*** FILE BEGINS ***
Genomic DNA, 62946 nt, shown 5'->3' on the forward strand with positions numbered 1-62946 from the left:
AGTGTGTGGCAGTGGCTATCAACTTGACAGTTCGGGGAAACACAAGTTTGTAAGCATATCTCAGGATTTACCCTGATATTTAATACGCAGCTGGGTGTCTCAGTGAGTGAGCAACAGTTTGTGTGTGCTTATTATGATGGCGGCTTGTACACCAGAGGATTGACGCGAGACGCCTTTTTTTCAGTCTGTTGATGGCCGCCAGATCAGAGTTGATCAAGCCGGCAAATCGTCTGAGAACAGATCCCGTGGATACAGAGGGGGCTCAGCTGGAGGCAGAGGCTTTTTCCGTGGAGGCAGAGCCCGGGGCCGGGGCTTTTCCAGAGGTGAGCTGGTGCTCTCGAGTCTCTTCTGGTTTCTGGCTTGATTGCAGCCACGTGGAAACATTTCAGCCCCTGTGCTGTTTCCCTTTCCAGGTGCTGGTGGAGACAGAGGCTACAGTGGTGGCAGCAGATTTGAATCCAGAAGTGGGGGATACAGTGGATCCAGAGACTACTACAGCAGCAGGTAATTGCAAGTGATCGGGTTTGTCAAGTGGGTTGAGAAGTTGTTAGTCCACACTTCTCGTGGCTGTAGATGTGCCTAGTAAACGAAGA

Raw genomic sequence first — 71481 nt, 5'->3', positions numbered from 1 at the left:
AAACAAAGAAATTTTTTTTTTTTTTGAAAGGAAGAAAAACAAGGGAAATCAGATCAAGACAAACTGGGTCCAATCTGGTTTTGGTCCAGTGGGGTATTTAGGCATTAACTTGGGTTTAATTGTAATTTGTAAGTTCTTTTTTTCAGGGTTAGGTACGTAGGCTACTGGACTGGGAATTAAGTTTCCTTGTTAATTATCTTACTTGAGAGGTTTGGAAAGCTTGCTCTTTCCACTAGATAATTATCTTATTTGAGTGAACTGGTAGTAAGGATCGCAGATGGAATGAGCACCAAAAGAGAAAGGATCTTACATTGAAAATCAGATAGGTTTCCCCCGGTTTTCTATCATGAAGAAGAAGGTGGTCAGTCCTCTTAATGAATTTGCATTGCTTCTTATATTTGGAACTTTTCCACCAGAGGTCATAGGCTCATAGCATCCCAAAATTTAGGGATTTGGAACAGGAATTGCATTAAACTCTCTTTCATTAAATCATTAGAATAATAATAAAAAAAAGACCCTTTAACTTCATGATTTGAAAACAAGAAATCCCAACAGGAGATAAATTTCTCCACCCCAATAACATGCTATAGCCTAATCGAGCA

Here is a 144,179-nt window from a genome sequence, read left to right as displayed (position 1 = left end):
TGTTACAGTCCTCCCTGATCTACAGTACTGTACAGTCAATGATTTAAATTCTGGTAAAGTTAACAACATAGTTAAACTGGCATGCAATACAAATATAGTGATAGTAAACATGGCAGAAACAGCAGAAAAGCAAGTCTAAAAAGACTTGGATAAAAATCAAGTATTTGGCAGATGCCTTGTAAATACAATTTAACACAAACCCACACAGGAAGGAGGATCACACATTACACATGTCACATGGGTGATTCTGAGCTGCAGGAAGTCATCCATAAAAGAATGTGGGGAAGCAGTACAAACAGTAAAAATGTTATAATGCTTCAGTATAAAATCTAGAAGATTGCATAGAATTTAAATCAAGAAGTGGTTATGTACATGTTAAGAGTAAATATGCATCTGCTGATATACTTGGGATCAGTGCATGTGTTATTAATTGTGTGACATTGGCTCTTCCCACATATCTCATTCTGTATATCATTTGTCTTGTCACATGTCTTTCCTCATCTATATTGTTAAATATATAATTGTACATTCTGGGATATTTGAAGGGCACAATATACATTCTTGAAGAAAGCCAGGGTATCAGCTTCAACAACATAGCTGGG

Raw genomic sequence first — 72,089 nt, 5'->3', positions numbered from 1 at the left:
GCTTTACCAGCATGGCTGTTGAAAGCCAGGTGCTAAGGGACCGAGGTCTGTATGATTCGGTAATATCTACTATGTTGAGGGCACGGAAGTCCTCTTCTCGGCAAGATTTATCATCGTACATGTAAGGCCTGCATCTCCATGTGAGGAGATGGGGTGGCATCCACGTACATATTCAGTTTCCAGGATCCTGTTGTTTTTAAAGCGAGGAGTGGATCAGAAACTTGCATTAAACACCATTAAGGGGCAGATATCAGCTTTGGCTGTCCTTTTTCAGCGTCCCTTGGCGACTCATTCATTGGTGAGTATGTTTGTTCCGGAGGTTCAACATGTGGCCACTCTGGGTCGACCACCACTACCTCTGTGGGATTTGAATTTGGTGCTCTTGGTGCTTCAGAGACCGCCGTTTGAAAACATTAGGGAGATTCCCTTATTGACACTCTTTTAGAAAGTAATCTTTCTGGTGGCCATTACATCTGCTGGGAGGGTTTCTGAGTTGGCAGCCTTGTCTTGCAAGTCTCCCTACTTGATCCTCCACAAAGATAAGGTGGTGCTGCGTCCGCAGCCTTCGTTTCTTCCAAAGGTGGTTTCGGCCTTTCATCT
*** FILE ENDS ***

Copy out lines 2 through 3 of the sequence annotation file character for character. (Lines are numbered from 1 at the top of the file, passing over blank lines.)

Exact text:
AGTGTGTGGCAGTGGCTATCAACTTGACAGTTCGGGGAAACACAAGTTTGTAAGCATATCTCAGGATTTACCCTGATATTTAATACGCAGCTGGGTGTCTCAGTGAGTGAGCAACAGTTTGTGTGTGCTTATTATGATGGCGGCTTGTACACCAGAGGATTGACGCGAGACGCCTTTTTTTCAGTCTGTTGATGGCCGCCAGATCAGAGTTGATCAAGCCGGCAAATCGTCTGAGAACAGATCCCGTGGATACAGAGGGGGCTCAGCTGGAGGCAGAGGCTTTTTCCGTGGAGGCAGAGCCCGGGGCCGGGGCTTTTCCAGAGGTGAGCTGGTGCTCTCGAGTCTCTTCTGGTTTCTGGCTTGATTGCAGCCACGTGGAAACATTTCAGCCCCTGTGCTGTTTCCCTTTCCAGGTGCTGGTGGAGACAGAGGCTACAGTGGTGGCAGCAGATTTGAATCCAGAAGTGGGGGATACAGTGGATCCAGAGACTACTACAGCAGCAGGTAATTGCAAGTGATCGGGTTTGTCAAGTGGGTTGAGAAGTTGTTAGTCCACACTTCTCGTGGCTGTAGATGTGCCTAGTAAACGAAGA

Raw genomic sequence first — 71481 nt, 5'->3', positions numbered from 1 at the left: